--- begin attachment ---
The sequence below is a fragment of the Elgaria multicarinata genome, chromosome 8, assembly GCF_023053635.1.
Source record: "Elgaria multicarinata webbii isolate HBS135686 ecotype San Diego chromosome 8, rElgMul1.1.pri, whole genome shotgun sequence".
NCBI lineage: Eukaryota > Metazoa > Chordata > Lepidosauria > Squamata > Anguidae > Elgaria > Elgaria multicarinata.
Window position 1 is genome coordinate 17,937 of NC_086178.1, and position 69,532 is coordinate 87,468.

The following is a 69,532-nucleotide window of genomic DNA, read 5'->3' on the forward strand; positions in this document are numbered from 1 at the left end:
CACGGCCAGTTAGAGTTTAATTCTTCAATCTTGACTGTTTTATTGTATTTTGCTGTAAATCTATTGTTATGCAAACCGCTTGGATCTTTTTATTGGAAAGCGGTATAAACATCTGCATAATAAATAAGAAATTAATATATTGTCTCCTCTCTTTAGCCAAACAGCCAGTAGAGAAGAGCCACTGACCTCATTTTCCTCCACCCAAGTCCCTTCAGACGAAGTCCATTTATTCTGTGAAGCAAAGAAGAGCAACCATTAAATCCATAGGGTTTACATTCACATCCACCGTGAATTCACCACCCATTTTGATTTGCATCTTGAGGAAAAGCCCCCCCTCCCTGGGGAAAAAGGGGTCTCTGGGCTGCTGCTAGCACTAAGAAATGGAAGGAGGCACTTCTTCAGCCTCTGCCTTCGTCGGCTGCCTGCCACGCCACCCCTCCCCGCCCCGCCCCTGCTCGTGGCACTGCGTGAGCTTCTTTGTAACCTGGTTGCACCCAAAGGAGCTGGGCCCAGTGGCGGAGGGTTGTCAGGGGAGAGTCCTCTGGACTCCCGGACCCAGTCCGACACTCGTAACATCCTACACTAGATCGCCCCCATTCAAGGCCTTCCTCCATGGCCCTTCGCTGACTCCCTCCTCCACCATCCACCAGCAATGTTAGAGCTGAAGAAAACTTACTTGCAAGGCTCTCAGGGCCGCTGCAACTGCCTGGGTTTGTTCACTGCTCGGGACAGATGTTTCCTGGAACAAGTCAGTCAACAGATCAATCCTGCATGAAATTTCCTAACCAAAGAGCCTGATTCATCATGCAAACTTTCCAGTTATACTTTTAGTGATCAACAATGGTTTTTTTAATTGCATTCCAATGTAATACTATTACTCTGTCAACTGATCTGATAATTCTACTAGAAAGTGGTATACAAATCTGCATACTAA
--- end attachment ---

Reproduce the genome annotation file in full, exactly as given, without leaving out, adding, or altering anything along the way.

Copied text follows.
The sequence below is a fragment of the Elgaria multicarinata genome, chromosome 8, assembly GCF_023053635.1.
Source record: "Elgaria multicarinata webbii isolate HBS135686 ecotype San Diego chromosome 8, rElgMul1.1.pri, whole genome shotgun sequence".
NCBI lineage: Eukaryota > Metazoa > Chordata > Lepidosauria > Squamata > Anguidae > Elgaria > Elgaria multicarinata.
Window position 1 is genome coordinate 17,937 of NC_086178.1, and position 69,532 is coordinate 87,468.

The following is a 69,532-nucleotide window of genomic DNA, read 5'->3' on the forward strand; positions in this document are numbered from 1 at the left end:
CACGGCCAGTTAGAGTTTAATTCTTCAATCTTGACTGTTTTATTGTATTTTGCTGTAAATCTATTGTTATGCAAACCGCTTGGATCTTTTTATTGGAAAGCGGTATAAACATCTGCATAATAAATAAGAAATTAATATATTGTCTCCTCTCTTTAGCCAAACAGCCAGTAGAGAAGAGCCACTGACCTCATTTTCCTCCACCCAAGTCCCTTCAGACGAAGTCCATTTATTCTGTGAAGCAAAGAAGAGCAACCATTAAATCCATAGGGTTTACATTCACATCCACCGTGAATTCACCACCCATTTTGATTTGCATCTTGAGGAAAAGCCCCCCCTCCCTGGGGAAAAAGGGGTCTCTGGGCTGCTGCTAGCACTAAGAAATGGAAGGAGGCACTTCTTCAGCCTCTGCCTTCGTCGGCTGCCTGCCACGCCACCCCTCCCCGCCCCGCCCCTGCTCGTGGCACTGCGTGAGCTTCTTTGTAACCTGGTTGCACCCAAAGGAGCTGGGCCCAGTGGCGGAGGGTTGTCAGGGGAGAGTCCTCTGGACTCCCGGACCCAGTCCGACACTCGTAACATCCTACACTAGATCGCCCCCATTCAAGGCCTTCCTCCATGGCCCTTCGCTGACTCCCTCCTCCACCATCCACCAGCAATGTTAGAGCTGAAGAAAACTTACTTGCAAGGCTCTCAGGGCCGCTGCAACTGCCTGGGTTTGTTCACTGCTCGGGACAGATGTTTCCTGGAACAAGTCAGTCAACAGATCAATCCTGCATGAAATTTCCTAACCAAAGAGCCTGATTCATCATGCAAACTTTCCAGTTATACTTTTAGTGATCAACAATGGTTTTTTTAATTGCATTCCAATGTAATACTATTACTCTGTCAACTGATCTGATAATTCTACTAGAAAGTGGTATACAAATCTGCATACTAA